Características de la muerte de mujeres por violencia según las necropsias realizadas en la morgue del Callao




Characteristics of women’s death by violence according to necropsies carried out in the Callao morgue


Kelly M. Casana-Jara 1,2, Doctor of Legal Medicine, Doctor of Public Management and Governance

1 Instituto de Medicina Legal y Ciencias Forenses, Lima, Perú.
2 Escuela de Posgrado, Universidad Privada Norbert Wiener, Lima, Perú.



The objective was to describe the characteristics of women’s deaths by violence according to autopsies performed at the Callao morgue from 2016 to 2018. The forensic records of 83 women were reviewed and it was found that women’s deaths by violence occurred most often in adulthood. Traffic accidents were found to be the most common cause. The most frequent location of the fatal injury was in the head segment. Most of the corpse removal took place on the public road. The district with the most cases was Callao. It is important that the authorities commit to creating, installing and following an action plan to prevent women’s deaths by violence in Callao.

Keywords: Autopsy; Cause of Death; Violence; Violence against Women; Cadaver; Traffic accident; Craniocerebral Trauma; Multiple Trauma; Homicide (source: MeSH NLM).



Violent death or death from unnatural causes is considered to be of traumatic origin (mechanical factors, physical objects, asphyxia, toxic elements, thermal factors, etc.) and/or when medico-legal etiology corresponds to a homicide, suicide or accident (1). Globally, violent events that do not necessarily imply death are at the top of the epidemiological profile in all social strata.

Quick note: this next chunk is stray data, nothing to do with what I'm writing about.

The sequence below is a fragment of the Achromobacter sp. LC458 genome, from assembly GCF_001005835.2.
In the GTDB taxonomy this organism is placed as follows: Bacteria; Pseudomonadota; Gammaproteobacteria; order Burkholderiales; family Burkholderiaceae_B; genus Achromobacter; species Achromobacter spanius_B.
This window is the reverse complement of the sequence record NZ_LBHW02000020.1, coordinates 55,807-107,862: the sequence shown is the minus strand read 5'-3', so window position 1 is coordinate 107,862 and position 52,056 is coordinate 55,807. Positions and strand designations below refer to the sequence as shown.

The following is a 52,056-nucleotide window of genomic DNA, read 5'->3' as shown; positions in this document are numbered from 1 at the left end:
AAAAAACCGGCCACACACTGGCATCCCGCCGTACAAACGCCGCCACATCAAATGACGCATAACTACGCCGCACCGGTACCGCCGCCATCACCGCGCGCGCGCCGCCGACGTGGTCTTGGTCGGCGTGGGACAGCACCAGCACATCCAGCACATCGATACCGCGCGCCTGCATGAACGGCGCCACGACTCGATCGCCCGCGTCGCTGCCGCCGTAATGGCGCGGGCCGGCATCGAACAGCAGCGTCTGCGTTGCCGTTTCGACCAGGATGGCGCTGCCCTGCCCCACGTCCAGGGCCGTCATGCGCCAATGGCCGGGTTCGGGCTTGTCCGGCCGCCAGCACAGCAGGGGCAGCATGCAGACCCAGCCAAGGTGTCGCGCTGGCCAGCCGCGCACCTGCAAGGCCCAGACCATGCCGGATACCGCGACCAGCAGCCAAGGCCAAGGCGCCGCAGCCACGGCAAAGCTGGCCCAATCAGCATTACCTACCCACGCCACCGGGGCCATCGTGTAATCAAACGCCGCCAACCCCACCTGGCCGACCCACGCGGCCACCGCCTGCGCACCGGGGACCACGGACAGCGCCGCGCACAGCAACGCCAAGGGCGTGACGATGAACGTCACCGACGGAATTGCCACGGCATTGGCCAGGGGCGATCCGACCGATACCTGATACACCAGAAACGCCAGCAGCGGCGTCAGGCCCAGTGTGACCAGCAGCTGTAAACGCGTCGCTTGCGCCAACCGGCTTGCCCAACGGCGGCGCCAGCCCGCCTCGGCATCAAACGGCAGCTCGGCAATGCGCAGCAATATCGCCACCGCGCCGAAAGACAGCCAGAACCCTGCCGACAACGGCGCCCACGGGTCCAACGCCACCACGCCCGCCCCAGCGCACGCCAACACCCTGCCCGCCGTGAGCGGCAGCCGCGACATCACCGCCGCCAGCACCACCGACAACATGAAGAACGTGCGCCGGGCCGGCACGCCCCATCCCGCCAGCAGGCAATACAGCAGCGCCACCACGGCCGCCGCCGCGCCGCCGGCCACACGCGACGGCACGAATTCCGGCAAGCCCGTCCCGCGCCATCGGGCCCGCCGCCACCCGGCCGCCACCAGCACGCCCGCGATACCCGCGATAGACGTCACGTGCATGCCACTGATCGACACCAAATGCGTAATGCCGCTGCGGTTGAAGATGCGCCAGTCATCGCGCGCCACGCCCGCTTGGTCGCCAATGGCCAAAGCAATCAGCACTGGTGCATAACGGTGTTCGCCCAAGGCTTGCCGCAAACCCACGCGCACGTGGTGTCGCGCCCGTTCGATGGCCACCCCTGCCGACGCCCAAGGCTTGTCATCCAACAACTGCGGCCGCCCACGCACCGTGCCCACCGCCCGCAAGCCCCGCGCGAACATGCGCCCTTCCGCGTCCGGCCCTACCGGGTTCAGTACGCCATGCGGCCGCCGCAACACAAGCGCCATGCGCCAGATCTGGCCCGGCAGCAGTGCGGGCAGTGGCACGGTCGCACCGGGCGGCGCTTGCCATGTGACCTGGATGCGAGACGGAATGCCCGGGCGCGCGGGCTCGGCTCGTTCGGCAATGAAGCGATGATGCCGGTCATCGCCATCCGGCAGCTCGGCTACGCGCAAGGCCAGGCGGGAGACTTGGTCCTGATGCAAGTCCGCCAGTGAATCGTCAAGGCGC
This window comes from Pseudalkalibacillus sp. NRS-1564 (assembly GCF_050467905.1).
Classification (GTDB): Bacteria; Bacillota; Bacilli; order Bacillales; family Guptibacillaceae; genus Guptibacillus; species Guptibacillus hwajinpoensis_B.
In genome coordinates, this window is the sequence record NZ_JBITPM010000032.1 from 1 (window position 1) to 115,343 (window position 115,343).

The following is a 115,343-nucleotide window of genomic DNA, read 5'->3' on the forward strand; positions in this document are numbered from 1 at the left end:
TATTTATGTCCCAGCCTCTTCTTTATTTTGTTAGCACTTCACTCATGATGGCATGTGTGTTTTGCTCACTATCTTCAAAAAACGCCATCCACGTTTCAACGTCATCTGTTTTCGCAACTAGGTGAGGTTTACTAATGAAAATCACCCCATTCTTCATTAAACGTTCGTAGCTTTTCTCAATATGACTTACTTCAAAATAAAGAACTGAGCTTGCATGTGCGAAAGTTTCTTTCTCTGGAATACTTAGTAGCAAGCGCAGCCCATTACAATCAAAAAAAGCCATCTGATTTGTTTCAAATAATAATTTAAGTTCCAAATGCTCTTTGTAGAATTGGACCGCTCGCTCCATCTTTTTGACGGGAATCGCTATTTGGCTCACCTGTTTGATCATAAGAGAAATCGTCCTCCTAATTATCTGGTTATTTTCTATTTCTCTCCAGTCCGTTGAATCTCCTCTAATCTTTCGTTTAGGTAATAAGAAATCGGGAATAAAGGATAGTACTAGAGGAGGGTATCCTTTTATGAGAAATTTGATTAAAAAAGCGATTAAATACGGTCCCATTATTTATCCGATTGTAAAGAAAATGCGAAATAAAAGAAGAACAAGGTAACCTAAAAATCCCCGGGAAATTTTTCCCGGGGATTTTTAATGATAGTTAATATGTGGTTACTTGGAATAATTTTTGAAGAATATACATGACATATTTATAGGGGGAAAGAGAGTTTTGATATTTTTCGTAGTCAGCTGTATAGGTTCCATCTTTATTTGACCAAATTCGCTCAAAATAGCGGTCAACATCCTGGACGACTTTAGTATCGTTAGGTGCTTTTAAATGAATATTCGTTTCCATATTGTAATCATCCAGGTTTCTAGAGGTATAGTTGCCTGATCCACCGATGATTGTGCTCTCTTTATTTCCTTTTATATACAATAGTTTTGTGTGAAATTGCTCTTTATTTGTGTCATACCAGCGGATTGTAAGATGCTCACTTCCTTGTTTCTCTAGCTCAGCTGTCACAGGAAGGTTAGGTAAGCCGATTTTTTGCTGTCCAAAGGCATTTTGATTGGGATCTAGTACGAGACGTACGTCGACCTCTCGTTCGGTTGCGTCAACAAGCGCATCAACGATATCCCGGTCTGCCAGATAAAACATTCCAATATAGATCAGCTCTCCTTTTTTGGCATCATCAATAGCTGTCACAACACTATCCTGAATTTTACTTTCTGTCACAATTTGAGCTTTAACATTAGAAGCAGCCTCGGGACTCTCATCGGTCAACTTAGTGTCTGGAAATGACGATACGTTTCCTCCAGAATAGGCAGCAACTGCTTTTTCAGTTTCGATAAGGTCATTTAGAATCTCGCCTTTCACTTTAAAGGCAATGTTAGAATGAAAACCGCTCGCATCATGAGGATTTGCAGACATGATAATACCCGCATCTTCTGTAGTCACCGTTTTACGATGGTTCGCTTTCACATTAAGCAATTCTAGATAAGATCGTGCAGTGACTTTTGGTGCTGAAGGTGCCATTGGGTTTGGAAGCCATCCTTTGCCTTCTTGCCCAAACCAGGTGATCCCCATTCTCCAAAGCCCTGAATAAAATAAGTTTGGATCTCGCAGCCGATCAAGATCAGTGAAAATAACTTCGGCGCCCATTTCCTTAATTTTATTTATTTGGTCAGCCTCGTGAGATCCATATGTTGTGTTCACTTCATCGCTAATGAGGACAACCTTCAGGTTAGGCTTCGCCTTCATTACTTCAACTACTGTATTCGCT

The World Health Organization (WHO) defines violence as “the intentional use of physical force or power, threatened or actual, against oneself, another person, or against a group or community, that either results in or has a high likelihood of resulting in injury, death, psychological harm, maldevelopment, or deprivation” (2). The WHO also reports that more than 15,000 people die in one day as a result of a violent event, such as road traffic incidents (23%), others (21%) (asphyxiation, poisonous animal bites, hypo- and hyperthermia, and natural disasters), suicide (15%), homicide (11%), falls (8%), drowning (7%), burns (6%), poisoning (6%) and war (3%) (3).